SBC Orders S-A, Moto Boxes

SBC Communications Inc. last week awarded Internet-protocol TV set-top contracts to Scientific-Atlanta Inc. and Motorola Inc. for its video rollout, slated for later this year. No financial terms of set-top shipment orders were released for the contracts that run through the end of 2008.

“This is a major technology milestone for IPTV,” SBC senior executive vice president of IP operations and services Lea Ann Champion said in a statement. “A number of different technology components have come together to ensure the set-top boxes can efficiently support the features and functionality we plan to deliver to our customers.”

The set-tops won’t have tuners, allowing multiple video streams to be sent to one set-top. SBC plans to use two advanced compression standards, MPEG-4 and VC-1, to make DVR storage more efficient.

Both boxes will use Microsoft TV IPTV Edition software. Sigma Designs Inc. and STMicroelectronics are supplying chip sets.

SBC is currently testing IP video-network equipment from S-A, including the IP-switching infrastructure it will use. SBC said it expects to use Motorola set-top boxes initially when it scales the service, followed by S-A.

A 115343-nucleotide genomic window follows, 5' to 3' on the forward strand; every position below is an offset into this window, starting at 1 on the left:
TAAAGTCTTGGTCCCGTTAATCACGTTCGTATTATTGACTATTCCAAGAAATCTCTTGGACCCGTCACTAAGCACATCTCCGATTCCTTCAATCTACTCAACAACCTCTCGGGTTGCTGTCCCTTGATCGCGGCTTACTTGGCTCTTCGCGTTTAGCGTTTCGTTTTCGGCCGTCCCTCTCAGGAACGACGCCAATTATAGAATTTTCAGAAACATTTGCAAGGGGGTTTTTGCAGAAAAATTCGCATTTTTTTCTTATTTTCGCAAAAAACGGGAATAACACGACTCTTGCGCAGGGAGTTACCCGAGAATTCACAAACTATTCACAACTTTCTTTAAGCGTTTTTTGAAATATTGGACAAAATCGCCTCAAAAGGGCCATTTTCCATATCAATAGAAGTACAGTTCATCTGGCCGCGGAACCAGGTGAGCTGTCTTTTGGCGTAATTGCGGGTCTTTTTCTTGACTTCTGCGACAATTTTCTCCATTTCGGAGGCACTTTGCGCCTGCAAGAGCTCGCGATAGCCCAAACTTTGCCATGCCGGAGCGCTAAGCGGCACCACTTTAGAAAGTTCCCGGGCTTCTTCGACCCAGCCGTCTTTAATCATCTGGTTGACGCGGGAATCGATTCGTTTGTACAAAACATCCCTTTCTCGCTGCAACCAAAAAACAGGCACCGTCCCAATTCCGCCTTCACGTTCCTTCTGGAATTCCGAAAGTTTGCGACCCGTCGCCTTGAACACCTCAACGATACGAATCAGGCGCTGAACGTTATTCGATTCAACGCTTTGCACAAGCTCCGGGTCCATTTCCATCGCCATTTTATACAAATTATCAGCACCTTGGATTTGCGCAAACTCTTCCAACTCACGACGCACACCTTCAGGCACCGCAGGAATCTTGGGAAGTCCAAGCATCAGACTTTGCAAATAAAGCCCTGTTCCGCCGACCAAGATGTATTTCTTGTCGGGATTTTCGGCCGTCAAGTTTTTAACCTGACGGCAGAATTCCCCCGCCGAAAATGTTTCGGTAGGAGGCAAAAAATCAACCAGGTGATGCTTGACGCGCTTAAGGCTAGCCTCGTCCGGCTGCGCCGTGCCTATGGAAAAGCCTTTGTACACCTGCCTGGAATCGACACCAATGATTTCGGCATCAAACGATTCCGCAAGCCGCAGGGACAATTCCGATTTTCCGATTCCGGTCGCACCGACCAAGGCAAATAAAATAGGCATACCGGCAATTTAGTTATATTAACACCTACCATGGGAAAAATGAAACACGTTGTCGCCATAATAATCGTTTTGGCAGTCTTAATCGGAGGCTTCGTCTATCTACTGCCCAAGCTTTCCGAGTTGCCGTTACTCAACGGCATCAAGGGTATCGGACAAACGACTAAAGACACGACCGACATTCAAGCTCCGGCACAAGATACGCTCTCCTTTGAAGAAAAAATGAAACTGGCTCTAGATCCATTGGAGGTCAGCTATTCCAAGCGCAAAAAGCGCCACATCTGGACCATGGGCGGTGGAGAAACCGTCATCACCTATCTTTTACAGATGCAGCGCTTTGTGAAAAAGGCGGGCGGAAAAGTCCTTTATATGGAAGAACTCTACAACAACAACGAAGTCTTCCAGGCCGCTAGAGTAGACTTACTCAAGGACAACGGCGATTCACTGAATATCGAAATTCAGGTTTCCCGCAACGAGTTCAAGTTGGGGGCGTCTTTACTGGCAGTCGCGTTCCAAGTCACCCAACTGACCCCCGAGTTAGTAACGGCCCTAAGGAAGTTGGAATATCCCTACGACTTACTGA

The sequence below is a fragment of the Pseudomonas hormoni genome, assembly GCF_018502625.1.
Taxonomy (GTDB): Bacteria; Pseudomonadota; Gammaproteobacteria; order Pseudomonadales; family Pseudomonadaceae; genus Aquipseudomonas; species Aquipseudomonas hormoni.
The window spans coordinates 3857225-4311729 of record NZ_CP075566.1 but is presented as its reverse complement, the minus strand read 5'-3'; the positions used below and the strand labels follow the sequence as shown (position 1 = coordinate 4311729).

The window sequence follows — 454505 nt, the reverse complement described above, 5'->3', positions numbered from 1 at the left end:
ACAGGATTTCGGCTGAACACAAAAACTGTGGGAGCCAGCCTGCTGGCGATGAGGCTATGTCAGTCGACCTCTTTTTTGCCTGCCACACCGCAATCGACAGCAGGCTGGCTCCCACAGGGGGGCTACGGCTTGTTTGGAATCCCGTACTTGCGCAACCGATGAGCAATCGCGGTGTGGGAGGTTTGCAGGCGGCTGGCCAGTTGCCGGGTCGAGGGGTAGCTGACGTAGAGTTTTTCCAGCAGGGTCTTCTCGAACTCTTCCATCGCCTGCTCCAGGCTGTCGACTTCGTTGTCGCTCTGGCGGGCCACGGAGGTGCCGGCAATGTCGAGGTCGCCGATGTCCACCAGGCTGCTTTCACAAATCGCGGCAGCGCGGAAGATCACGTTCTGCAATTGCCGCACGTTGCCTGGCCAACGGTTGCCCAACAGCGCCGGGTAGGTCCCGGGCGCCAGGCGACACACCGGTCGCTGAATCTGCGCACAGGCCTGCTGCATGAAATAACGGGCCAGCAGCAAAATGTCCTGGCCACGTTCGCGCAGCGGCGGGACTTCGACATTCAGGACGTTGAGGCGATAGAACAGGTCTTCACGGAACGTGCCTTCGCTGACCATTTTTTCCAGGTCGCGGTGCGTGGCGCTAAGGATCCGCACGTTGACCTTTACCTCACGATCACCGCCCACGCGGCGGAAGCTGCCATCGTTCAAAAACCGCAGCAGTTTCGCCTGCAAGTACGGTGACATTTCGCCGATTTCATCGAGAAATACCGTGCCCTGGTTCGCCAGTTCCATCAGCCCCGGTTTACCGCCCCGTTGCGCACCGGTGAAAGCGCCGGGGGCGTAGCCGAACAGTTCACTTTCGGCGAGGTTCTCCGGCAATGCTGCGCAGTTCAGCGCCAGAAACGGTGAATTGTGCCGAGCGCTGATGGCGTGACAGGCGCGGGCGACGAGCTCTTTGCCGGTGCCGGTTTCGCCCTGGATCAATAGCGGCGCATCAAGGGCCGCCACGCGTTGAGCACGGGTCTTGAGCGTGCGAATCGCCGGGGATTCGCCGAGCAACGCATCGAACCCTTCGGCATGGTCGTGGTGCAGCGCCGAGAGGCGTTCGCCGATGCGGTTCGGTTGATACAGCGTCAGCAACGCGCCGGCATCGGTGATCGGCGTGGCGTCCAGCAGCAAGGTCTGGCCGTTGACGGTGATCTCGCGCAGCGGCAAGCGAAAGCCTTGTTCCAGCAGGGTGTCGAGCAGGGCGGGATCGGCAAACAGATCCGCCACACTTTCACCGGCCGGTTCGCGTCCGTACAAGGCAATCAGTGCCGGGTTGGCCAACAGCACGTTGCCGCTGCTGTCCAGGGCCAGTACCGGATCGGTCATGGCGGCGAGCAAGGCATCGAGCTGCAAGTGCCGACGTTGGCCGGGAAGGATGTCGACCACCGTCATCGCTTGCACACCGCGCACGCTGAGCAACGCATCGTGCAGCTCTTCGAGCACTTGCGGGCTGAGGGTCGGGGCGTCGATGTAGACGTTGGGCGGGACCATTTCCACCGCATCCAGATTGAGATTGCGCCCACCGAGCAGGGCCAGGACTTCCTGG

The other two major technology pieces still outstanding are vendors for the IPTV residential gateway and VOD servers.

SBC didn’t release figures, but it appears the set-top order could amount to 1 million to 2 million boxes per vendor.

The telco projects its Project Lightspeed will pass 18 million homes by the end of 2008. At roughly 10% penetration, that would place video service in 1.8 million homes. At two set-tops per home, on average, SBC would need 3.6 million to 4 million set-tops, seemingly split between S-A and Motorola.

A blended set-top box price of $200 across various models, multiplied by 4 million, would amount to $800 million.

It’s the first announced IPTV set-top contract for Motorola. Motorola Connected Home Solutions vice president of product management, IP set-tops Federico Sanchez said the vendor’s IPTV box road map looks similar to its cable product line, with basic standard-definition or HDTV boxes, followed by a tier of combined boxes with digital video recorders and then home-networking configurations with HD DVRs.

Motorola’s basic IPTV box supports various middleware companies, contains standard digital and audio outputs, features processing speeds between 300 and 400 millions of instructions per second (MIPS) and a base level of 32 Mb of flash memory.

Sanchez said Motorola’s prior work with Microsoft, its set-top history and SBC’s contract with Motorola on the wireless side helped clinched the deal. With SBC and other potential deals, Sanchez expects Motorola’s IPTV business to be strong.

“We expect a large volume,” he said. “We’re very optimistic.”